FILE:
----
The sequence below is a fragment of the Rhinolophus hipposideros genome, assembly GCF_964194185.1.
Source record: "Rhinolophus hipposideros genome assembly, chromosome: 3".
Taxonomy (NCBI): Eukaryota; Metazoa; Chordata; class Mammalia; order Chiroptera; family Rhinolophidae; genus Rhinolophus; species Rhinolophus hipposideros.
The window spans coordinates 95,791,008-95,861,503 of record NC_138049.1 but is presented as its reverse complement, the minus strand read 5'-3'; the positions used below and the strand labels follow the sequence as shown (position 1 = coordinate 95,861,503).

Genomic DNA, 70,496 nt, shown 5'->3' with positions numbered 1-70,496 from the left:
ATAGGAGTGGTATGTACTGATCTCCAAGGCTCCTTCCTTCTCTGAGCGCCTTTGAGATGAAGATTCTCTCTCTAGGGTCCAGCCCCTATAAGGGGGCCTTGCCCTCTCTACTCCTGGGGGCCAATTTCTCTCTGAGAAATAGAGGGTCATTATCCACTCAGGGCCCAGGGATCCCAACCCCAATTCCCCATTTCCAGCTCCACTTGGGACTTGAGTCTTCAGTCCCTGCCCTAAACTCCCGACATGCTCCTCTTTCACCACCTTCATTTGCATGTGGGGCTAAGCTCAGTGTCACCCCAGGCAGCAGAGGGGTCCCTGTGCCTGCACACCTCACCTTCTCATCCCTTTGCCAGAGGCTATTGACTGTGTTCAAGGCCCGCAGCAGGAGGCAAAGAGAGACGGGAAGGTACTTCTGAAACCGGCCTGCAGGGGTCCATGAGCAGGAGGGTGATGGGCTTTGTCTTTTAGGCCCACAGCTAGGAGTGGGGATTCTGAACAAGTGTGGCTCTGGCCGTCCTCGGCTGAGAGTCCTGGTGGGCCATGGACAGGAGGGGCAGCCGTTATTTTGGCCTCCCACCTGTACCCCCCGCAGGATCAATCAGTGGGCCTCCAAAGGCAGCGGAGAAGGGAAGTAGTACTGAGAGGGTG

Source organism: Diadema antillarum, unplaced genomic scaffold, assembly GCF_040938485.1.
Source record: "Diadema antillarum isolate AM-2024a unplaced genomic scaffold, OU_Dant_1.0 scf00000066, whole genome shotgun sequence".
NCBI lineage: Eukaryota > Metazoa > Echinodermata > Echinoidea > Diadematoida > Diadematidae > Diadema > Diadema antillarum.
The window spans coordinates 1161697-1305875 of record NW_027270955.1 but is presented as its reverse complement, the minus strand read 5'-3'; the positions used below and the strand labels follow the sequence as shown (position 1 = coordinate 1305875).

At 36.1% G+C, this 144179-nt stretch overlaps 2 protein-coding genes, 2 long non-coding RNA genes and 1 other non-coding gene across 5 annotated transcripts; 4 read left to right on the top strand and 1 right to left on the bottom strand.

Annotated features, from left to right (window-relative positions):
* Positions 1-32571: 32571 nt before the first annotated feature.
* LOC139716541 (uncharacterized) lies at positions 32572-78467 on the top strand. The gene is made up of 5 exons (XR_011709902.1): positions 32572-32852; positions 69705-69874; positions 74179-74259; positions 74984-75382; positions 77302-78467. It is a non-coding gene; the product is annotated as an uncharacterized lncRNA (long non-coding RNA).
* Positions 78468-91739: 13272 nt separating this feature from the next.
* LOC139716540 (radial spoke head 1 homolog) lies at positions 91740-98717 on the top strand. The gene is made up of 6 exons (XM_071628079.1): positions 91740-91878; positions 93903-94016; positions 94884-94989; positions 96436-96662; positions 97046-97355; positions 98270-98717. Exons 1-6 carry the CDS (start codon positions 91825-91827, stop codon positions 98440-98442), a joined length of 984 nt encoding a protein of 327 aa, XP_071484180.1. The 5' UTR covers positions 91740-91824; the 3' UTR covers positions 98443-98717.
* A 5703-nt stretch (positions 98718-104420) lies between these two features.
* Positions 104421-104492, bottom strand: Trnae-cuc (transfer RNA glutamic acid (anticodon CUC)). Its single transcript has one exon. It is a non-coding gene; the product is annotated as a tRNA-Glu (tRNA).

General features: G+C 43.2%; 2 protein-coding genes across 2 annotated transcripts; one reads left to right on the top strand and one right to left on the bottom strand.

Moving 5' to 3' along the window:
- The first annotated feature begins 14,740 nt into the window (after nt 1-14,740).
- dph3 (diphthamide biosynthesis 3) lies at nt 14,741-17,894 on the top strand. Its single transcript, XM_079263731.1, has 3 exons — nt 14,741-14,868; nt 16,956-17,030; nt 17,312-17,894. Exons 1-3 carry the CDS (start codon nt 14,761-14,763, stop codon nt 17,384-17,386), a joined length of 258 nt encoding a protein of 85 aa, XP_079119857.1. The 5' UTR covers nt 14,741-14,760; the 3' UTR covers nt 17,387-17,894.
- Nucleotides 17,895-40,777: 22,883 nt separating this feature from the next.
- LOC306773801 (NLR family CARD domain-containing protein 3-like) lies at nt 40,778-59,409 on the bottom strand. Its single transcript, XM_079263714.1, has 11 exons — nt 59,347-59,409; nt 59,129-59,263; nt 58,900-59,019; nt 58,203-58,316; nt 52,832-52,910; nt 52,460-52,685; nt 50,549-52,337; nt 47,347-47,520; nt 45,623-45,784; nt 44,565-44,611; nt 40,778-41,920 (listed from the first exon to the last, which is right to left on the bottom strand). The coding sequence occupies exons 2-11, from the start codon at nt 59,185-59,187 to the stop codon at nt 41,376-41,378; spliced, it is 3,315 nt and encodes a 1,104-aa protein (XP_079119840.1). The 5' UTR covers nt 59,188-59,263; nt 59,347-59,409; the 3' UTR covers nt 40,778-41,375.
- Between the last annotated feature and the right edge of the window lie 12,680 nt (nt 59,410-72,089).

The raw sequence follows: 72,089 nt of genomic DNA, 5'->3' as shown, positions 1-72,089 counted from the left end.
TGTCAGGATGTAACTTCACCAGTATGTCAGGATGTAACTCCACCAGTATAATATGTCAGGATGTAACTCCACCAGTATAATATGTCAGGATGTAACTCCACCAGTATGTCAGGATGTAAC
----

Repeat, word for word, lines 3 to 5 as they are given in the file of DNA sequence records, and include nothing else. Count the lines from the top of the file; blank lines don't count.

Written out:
Taxonomy (NCBI): Eukaryota; Metazoa; Chordata; class Mammalia; order Chiroptera; family Rhinolophidae; genus Rhinolophus; species Rhinolophus hipposideros.
The window spans coordinates 95,791,008-95,861,503 of record NC_138049.1 but is presented as its reverse complement, the minus strand read 5'-3'; the positions used below and the strand labels follow the sequence as shown (position 1 = coordinate 95,861,503).

Genomic DNA, 70,496 nt, shown 5'->3' with positions numbered 1-70,496 from the left: